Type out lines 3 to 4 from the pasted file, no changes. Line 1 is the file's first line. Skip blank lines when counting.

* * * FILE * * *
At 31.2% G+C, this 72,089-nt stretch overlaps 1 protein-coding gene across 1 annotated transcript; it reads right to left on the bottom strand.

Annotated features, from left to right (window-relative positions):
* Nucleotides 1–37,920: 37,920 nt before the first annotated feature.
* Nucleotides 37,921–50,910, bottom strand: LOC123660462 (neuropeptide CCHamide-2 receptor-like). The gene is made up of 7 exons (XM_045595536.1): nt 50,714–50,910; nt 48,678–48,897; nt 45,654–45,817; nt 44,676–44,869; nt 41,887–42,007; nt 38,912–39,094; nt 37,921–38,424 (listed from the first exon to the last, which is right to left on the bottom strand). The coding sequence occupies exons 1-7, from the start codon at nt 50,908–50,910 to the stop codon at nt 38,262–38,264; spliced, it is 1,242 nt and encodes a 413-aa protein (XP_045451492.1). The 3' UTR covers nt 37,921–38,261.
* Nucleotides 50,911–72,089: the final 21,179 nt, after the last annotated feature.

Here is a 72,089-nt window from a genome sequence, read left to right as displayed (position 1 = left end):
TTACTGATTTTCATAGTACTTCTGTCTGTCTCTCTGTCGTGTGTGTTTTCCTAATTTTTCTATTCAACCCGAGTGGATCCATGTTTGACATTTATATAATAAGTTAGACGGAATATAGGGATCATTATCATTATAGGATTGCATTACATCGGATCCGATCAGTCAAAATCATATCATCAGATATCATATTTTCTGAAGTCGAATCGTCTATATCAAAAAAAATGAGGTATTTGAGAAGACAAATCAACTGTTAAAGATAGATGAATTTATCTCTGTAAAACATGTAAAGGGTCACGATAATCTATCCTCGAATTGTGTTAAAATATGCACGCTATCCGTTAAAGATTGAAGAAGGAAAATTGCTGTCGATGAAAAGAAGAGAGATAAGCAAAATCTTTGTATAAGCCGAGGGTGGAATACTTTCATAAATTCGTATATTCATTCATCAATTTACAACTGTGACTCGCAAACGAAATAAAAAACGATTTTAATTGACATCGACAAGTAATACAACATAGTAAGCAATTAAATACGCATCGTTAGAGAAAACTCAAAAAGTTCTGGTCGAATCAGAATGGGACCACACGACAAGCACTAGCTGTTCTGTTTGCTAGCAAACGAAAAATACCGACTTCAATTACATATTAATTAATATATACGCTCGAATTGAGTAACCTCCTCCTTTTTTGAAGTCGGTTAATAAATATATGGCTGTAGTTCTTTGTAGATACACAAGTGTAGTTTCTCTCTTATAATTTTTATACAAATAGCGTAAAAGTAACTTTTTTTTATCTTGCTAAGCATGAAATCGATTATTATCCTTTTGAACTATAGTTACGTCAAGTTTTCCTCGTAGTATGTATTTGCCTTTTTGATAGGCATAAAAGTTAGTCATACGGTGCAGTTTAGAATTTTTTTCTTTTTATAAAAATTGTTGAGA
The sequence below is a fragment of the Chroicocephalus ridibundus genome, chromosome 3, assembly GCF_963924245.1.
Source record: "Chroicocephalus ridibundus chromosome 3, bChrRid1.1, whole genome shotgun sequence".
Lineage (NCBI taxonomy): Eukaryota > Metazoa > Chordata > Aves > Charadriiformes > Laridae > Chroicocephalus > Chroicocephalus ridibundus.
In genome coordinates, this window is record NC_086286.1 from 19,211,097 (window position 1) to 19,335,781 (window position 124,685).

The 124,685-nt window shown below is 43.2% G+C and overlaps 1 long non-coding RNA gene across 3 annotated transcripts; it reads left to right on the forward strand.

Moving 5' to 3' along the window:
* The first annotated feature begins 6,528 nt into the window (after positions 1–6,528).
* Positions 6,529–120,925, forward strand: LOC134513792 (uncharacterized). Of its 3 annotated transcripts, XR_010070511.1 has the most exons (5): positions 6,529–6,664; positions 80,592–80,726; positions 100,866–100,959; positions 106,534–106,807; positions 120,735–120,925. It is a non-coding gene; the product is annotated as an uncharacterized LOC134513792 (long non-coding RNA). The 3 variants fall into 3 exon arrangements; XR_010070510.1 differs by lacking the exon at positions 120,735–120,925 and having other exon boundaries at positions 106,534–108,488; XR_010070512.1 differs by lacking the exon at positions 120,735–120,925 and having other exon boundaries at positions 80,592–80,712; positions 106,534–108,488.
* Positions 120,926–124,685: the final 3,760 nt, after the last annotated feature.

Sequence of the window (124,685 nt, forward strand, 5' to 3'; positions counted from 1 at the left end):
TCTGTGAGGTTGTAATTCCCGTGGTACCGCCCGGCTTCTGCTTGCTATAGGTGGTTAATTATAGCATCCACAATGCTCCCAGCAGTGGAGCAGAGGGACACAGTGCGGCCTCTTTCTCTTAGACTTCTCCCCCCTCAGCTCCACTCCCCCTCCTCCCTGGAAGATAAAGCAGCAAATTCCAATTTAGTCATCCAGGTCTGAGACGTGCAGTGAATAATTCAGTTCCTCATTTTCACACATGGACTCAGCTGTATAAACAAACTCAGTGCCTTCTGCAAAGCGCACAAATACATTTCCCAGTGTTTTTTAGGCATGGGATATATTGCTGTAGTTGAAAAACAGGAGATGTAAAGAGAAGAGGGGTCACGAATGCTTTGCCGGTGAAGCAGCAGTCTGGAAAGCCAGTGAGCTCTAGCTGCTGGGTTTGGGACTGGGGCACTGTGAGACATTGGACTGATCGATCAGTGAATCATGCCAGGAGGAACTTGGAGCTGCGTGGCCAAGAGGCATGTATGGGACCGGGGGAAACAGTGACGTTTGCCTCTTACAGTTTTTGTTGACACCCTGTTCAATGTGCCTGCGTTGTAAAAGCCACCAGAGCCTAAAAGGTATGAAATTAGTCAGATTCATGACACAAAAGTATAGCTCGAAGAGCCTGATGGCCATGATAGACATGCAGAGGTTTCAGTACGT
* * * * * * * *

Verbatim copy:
* Nucleotides 1–37,920: 37,920 nt before the first annotated feature.
* Nucleotides 37,921–50,910, bottom strand: LOC123660462 (neuropeptide CCHamide-2 receptor-like). The gene is made up of 7 exons (XM_045595536.1): nt 50,714–50,910; nt 48,678–48,897; nt 45,654–45,817; nt 44,676–44,869; nt 41,887–42,007; nt 38,912–39,094; nt 37,921–38,424 (listed from the first exon to the last, which is right to left on the bottom strand). The coding sequence occupies exons 1-7, from the start codon at nt 50,908–50,910 to the stop codon at nt 38,262–38,264; spliced, it is 1,242 nt and encodes a 413-aa protein (XP_045451492.1). The 3' UTR covers nt 37,921–38,261.